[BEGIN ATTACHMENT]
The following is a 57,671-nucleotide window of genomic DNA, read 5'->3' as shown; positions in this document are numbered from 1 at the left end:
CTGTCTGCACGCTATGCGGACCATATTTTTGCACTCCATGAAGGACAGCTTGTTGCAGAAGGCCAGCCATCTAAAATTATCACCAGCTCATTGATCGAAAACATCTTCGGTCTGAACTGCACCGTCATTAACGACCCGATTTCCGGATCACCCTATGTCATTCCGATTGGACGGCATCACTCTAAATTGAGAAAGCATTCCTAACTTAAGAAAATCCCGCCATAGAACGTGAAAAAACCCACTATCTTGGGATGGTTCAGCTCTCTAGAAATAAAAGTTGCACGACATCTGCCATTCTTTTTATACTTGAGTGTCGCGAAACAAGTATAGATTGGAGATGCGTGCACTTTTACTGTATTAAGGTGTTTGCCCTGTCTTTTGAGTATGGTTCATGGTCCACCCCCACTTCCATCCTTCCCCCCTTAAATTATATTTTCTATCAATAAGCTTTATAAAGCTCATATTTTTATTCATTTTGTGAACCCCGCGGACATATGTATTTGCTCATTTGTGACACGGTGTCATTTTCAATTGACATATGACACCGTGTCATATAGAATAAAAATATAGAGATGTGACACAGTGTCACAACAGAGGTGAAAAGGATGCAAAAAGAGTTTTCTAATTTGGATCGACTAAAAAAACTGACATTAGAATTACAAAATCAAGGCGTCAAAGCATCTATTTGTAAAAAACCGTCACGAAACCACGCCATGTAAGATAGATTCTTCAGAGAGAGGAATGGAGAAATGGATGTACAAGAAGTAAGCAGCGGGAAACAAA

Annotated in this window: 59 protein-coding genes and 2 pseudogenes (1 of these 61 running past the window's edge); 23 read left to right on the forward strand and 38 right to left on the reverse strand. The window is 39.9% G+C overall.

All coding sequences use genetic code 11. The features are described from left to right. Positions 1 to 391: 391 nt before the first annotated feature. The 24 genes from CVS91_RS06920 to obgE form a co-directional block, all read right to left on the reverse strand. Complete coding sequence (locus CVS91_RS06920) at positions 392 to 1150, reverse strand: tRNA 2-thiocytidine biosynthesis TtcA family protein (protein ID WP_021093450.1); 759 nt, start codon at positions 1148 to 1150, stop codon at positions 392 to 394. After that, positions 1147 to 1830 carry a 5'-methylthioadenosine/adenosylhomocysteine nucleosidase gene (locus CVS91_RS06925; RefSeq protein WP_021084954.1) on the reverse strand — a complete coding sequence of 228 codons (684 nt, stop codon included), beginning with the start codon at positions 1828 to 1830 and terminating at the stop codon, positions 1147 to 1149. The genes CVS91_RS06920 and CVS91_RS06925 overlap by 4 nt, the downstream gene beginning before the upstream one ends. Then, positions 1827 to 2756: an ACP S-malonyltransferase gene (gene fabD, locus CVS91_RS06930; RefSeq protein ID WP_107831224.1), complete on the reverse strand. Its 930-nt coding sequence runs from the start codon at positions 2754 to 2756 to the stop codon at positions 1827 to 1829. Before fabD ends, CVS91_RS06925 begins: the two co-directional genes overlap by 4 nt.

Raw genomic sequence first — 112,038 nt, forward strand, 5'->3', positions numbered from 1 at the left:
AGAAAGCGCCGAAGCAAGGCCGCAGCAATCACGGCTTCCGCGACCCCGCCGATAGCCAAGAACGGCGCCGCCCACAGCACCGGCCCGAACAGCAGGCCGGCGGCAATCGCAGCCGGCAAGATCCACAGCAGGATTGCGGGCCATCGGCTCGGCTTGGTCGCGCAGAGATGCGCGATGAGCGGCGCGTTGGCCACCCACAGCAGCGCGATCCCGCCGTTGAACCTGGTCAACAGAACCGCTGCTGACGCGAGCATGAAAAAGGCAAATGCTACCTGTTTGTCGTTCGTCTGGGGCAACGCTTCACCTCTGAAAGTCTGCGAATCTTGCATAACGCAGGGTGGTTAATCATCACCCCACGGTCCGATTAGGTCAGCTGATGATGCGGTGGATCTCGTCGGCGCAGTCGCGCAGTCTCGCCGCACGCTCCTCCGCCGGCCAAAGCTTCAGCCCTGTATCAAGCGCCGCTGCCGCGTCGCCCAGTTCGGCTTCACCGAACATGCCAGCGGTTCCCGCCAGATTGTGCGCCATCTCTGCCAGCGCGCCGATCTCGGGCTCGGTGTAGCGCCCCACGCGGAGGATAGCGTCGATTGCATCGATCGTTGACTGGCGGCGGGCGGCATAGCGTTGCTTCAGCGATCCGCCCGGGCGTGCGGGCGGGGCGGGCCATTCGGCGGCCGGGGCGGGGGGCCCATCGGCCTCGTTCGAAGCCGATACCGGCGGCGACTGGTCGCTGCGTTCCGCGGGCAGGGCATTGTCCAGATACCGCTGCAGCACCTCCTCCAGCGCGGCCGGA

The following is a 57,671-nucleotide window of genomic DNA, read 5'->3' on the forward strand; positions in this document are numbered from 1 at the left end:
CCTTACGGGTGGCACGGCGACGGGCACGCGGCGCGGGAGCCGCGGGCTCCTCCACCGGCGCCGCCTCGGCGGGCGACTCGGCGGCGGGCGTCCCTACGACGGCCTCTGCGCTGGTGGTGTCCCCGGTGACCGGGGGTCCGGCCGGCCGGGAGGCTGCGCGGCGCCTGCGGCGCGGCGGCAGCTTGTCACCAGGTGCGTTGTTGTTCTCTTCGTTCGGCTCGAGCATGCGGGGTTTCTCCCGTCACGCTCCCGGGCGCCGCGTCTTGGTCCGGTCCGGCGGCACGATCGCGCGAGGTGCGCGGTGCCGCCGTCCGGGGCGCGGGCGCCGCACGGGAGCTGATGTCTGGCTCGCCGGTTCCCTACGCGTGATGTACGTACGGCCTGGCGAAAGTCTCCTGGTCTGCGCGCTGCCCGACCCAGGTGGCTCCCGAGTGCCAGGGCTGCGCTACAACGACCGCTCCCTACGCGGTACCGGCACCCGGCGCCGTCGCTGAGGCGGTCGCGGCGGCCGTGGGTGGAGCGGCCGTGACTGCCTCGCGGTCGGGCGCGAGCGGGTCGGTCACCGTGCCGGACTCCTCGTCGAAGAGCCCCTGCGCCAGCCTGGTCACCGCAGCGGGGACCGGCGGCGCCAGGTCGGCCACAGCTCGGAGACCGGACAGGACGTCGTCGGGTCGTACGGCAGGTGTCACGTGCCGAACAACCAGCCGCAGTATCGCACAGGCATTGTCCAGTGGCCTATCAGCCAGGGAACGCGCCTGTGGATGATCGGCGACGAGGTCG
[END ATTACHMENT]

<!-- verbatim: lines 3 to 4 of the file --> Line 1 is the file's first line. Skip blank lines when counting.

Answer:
Annotated in this window: 59 protein-coding genes and 2 pseudogenes (1 of these 61 running past the window's edge); 23 read left to right on the forward strand and 38 right to left on the reverse strand. The window is 39.9% G+C overall.

All coding sequences use genetic code 11. The features are described from left to right. Positions 1 to 391: 391 nt before the first annotated feature. The 24 genes from CVS91_RS06920 to obgE form a co-directional block, all read right to left on the reverse strand. Complete coding sequence (locus CVS91_RS06920) at positions 392 to 1150, reverse strand: tRNA 2-thiocytidine biosynthesis TtcA family protein (protein ID WP_021093450.1); 759 nt, start codon at positions 1148 to 1150, stop codon at positions 392 to 394. After that, positions 1147 to 1830 carry a 5'-methylthioadenosine/adenosylhomocysteine nucleosidase gene (locus CVS91_RS06925; RefSeq protein WP_021084954.1) on the reverse strand — a complete coding sequence of 228 codons (684 nt, stop codon included), beginning with the start codon at positions 1828 to 1830 and terminating at the stop codon, positions 1147 to 1149. The genes CVS91_RS06920 and CVS91_RS06925 overlap by 4 nt, the downstream gene beginning before the upstream one ends. Then, positions 1827 to 2756: an ACP S-malonyltransferase gene (gene fabD, locus CVS91_RS06930; RefSeq protein ID WP_107831224.1), complete on the reverse strand. Its 930-nt coding sequence runs from the start codon at positions 2754 to 2756 to the stop codon at positions 1827 to 1829. Before fabD ends, CVS91_RS06925 begins: the two co-directional genes overlap by 4 nt.